In the implementation of view-independent visibility priority, when the offset maps are created, the pixels are ordered from back to front based on their original z coordinates. Subsequently, during the interpolation process, the pixels are displayed in back-to-front order. This ordering of the pixels eliminates the need to interpolate the z coordinate of each pixel during the interpolation process.
Since adjacent pixels tend to move together in the mapping from one image to another, a block compression technique, such as quadtree, can be employed to compress the offset maps 19. Adjacent pixels which move in a similar manner can be grouped in blocks 36, as shown in FIG. 8, and moved together. This compression serves two purposes. First, it reduces the size of the offset maps. Second, it allows offsets for entire blocks of pixels to be interpolated, rather than pixel-by-pixel. This second aspect of the block compression greatly accelerates the interpolation process, since the main effort in the process is the interpolation of the offset vectors.
The compression ratio that is employed can be related to the complexity of the image depth and the viewpoint movement. For images with high depth complexity, the compression ratio is preferably low. The ratio should also be lower as the movement of the viewpoint results in greater pixel depth change. A maximum offset threshold can be employed to determine the appropriate compression ratio. A maximum offset threshold of one or two pixels, for example, would mean that the offset vector coordinates for individual pixels within a block do not differ by more than one or two pixel units. Thus, as shown in FIG. 8, the various blocks can be of differing sizes, in dependence upon the variation in the magnitudes of the offset vectors. The threshold provides a smooth quality degradation path for increased performance. Large threshold factors result in fewer quadtree blocks and, therefore, reduce the interpolation time.
The view-independent visibility priority described above is applicable to the quadtree blocks. The priority can be assigned to every quadtree pixel block. Since the pixels within a block have similar offsets, they also have similar z coordinates. The z coordinates within a block can be averaged, or otherwise filtered, to determine a z-value for the block as a whole. This value is employed in a visibility priority sort. A sorted list of pixel blocks can thereby be created, which is the value for the entire range between two stored views.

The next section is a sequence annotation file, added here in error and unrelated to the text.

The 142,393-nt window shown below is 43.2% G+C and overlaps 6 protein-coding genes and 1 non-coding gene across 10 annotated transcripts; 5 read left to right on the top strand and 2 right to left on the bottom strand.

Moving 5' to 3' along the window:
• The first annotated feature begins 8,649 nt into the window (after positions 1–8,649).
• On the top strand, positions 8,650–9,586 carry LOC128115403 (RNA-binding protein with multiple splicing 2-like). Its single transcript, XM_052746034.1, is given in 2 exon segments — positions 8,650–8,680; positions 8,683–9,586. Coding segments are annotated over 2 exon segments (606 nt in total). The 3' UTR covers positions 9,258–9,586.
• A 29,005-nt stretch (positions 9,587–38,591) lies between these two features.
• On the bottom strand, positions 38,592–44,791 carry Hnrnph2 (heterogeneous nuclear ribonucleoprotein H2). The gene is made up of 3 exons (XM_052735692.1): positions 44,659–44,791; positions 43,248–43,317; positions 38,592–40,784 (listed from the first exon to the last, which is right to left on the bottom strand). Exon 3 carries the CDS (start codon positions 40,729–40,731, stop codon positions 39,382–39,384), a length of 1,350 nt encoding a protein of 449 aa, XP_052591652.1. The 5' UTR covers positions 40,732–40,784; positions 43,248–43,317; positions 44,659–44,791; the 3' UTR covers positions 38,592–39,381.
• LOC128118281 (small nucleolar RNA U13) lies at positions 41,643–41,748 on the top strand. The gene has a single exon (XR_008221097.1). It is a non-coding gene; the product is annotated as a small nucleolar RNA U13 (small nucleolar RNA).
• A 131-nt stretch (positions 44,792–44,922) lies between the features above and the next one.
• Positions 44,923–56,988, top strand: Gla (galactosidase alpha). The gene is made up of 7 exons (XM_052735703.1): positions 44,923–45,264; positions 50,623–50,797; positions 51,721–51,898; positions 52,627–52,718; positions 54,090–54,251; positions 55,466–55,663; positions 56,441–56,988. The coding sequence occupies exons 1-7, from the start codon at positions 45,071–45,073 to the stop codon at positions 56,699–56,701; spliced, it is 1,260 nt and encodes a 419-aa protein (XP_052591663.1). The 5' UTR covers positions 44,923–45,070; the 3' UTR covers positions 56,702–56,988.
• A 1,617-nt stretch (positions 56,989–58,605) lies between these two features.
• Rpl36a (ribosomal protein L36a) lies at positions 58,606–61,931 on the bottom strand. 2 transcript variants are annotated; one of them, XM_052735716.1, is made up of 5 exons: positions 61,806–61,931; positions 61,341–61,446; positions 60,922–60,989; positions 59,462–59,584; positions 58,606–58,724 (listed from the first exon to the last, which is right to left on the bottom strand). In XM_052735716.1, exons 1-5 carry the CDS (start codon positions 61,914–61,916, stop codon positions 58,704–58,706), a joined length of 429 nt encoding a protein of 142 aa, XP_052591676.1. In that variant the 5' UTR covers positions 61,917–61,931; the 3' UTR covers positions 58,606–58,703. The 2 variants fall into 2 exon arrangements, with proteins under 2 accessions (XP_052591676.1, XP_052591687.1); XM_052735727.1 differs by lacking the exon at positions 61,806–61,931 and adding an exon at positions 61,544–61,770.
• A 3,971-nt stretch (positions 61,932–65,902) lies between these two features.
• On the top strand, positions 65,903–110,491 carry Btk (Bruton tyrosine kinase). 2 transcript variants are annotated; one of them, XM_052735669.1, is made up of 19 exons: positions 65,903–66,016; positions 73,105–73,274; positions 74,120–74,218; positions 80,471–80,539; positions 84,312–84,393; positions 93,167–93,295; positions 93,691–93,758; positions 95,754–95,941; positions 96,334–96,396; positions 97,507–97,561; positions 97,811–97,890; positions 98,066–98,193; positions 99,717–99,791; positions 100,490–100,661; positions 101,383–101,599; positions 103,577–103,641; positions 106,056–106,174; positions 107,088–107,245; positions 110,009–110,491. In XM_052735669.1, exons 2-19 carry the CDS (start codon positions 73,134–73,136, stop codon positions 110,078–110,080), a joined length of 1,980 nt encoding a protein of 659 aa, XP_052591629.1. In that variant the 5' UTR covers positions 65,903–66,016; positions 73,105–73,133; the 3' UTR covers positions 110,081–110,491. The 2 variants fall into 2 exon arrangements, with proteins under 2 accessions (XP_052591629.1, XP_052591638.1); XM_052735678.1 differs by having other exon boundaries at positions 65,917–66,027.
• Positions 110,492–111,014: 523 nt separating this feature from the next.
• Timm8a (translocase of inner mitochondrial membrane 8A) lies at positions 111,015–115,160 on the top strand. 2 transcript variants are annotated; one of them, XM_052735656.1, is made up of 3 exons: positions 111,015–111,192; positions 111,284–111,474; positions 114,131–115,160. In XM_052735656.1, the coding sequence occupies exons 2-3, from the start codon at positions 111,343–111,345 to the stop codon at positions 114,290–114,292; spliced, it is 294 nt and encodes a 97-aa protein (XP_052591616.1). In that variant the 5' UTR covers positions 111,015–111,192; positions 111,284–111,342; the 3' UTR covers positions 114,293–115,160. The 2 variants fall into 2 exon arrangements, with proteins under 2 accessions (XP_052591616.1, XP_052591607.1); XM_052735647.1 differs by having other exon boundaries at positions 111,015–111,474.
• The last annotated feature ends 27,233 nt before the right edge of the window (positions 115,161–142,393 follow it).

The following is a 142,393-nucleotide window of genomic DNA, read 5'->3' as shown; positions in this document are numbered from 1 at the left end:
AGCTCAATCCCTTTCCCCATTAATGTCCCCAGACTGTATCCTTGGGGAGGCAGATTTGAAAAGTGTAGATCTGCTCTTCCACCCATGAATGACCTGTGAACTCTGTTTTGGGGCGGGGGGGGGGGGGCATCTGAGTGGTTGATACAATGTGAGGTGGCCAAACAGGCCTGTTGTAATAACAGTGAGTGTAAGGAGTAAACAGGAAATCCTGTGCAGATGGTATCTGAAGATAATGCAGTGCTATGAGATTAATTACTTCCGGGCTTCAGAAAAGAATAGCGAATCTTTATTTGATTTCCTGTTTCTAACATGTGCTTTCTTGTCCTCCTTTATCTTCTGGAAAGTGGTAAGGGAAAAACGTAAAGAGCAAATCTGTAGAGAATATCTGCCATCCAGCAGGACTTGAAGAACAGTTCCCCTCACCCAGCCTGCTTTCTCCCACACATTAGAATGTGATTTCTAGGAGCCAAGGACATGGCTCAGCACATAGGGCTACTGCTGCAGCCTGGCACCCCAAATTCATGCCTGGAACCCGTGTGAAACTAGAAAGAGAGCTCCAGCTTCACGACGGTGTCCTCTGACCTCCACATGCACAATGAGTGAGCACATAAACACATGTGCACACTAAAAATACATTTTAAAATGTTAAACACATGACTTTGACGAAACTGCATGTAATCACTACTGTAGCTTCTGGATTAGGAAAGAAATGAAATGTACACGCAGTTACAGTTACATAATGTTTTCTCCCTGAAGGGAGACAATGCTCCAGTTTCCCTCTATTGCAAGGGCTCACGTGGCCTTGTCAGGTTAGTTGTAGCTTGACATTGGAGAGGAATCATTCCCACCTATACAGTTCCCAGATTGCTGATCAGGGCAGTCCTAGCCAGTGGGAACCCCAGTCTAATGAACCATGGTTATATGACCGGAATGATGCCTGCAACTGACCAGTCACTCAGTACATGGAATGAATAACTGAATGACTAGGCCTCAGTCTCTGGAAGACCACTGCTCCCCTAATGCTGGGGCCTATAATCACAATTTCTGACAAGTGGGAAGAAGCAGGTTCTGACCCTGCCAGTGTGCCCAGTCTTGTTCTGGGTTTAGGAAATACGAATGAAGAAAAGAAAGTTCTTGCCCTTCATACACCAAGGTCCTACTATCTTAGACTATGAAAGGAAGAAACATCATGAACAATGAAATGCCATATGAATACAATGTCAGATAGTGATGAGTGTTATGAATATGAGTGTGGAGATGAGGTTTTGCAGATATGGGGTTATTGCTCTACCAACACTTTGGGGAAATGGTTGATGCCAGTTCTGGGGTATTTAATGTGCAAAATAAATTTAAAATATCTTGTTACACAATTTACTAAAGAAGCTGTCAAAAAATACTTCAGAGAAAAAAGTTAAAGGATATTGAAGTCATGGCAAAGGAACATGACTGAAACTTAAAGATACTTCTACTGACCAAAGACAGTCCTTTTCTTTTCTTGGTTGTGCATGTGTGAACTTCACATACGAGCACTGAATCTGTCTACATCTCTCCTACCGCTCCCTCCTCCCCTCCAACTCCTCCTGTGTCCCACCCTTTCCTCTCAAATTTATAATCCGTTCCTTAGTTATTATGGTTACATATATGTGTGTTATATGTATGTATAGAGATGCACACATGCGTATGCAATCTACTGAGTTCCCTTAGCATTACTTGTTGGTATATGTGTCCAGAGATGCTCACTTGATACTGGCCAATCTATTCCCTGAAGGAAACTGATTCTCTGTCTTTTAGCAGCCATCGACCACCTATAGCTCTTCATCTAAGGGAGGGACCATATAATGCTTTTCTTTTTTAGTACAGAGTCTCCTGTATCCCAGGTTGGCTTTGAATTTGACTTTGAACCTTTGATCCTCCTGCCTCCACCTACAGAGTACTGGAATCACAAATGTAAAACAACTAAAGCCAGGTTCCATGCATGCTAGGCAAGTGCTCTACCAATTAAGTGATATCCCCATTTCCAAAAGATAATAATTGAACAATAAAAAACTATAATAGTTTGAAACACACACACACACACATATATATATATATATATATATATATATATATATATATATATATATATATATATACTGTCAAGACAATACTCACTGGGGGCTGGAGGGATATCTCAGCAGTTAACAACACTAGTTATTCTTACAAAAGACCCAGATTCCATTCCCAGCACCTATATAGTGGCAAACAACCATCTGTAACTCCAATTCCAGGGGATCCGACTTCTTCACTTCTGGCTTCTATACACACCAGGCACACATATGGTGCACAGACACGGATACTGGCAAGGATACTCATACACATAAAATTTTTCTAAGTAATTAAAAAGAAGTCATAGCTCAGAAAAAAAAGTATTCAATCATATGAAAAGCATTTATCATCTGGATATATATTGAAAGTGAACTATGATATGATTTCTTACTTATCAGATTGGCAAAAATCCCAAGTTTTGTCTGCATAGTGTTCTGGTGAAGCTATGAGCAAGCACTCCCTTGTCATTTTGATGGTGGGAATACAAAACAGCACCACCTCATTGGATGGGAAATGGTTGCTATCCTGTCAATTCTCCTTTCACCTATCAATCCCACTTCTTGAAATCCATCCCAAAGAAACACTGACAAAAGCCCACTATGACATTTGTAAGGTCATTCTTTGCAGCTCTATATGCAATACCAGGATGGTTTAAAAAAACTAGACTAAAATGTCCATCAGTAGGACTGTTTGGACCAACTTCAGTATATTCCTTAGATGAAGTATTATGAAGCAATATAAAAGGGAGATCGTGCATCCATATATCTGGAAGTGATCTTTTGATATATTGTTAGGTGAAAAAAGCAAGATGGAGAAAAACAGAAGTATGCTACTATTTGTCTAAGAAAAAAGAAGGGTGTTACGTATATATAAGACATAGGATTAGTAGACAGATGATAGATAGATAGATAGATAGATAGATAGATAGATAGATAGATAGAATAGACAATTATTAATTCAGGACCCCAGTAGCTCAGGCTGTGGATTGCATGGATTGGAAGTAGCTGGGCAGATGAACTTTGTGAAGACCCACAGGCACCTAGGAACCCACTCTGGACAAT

The foregoing aspects of the present invention are summarized in the flowcharts of FIGS. 9A and 9B. Generally speaking, the process of the present invention involves two main stages, a preprocessing stage and an interactive interpolation stage. In the preprocessing stage, the correspondence between each adjacent pair of source and destination images is established. This stage is the more computationally intensive, and can be carried out in advance, using as much time as is necessary. In the interpolation stage, a new image is generated to correspond to a new viewing location. This stage is implemented in real time, at interactive rates.
The steps of the preprocessing stage are depicted in FIG. 9A. As a first step 40, the appropriate input data is gathered and/or determined. This input data includes the source and destination images, as well as range data (z coordinates) and camera parameters associated with each image. The input data also includes a threshold factor for the quadtree decomposition. In the second step 42 of the process, an offset map is created from the source to the destination image. The offset map is decomposed into quadtree blocks, and the blocks are added to a block list (step 44). The block list is then sorted from back to front, according to each block's respective z coordinates (step 46).
These steps are repeated for each set of adjacent stored images. For every pair of images, the steps are carried out twice, once in each direction.
The interactive interpolation stage is illustrated in FIG. 9B. As a first step 50, input data, comprising interpolation parameters and a sorted block list, are obtained. The interpolation parameters are the parametric coordinates of the new viewing location, relative to the viewing locations of adjacent stored images. In the second step 52, the interpolated image is filled with a distinctive background color. A new location is computed for each block in the block list, going from back to front (step 54). As the location of each block is determined, it is copied to that location in the interpolated image (step 56). After all of the blocks have been copied to the new image, each pixel which retains the background color is identified (step 57), and its color is computed by filtering the colors of adjacent non-background pixels, or the offset vectors of the adjacent pixels (step 58).